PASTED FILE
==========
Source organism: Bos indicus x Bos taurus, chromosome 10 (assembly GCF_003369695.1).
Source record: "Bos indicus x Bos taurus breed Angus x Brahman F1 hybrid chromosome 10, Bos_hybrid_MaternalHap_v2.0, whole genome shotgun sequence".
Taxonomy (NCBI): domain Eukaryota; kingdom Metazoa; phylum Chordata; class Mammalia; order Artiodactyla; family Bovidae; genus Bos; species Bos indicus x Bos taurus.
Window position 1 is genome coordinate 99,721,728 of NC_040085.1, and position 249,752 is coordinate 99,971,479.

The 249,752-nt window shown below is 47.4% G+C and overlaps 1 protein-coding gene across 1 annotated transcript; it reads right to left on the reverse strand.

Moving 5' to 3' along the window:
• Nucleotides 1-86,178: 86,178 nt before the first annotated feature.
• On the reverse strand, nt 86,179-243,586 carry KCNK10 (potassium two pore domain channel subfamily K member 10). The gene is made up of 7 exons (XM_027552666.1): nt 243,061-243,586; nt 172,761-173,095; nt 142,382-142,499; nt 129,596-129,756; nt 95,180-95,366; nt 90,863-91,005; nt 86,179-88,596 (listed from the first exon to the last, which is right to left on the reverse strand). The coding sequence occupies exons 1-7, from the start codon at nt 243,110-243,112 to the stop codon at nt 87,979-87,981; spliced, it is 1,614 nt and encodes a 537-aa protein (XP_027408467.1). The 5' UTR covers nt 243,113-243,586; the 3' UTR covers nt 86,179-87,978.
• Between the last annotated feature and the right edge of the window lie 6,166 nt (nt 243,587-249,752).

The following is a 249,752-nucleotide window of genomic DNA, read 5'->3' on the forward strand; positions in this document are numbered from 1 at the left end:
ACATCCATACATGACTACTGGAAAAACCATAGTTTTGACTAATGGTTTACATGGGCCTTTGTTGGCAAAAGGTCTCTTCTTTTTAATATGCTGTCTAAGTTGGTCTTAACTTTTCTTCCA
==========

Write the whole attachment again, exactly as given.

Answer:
Source organism: Bos indicus x Bos taurus, chromosome 10 (assembly GCF_003369695.1).
Source record: "Bos indicus x Bos taurus breed Angus x Brahman F1 hybrid chromosome 10, Bos_hybrid_MaternalHap_v2.0, whole genome shotgun sequence".
Taxonomy (NCBI): domain Eukaryota; kingdom Metazoa; phylum Chordata; class Mammalia; order Artiodactyla; family Bovidae; genus Bos; species Bos indicus x Bos taurus.
Window position 1 is genome coordinate 99,721,728 of NC_040085.1, and position 249,752 is coordinate 99,971,479.

The 249,752-nt window shown below is 47.4% G+C and overlaps 1 protein-coding gene across 1 annotated transcript; it reads right to left on the reverse strand.

Moving 5' to 3' along the window:
• Nucleotides 1-86,178: 86,178 nt before the first annotated feature.
• On the reverse strand, nt 86,179-243,586 carry KCNK10 (potassium two pore domain channel subfamily K member 10). The gene is made up of 7 exons (XM_027552666.1): nt 243,061-243,586; nt 172,761-173,095; nt 142,382-142,499; nt 129,596-129,756; nt 95,180-95,366; nt 90,863-91,005; nt 86,179-88,596 (listed from the first exon to the last, which is right to left on the reverse strand). The coding sequence occupies exons 1-7, from the start codon at nt 243,110-243,112 to the stop codon at nt 87,979-87,981; spliced, it is 1,614 nt and encodes a 537-aa protein (XP_027408467.1). The 5' UTR covers nt 243,113-243,586; the 3' UTR covers nt 86,179-87,978.
• Between the last annotated feature and the right edge of the window lie 6,166 nt (nt 243,587-249,752).

The following is a 249,752-nucleotide window of genomic DNA, read 5'->3' on the forward strand; positions in this document are numbered from 1 at the left end:
ACATCCATACATGACTACTGGAAAAACCATAGTTTTGACTAATGGTTTACATGGGCCTTTGTTGGCAAAAGGTCTCTTCTTTTTAATATGCTGTCTAAGTTGGTCTTAACTTTTCTTCCA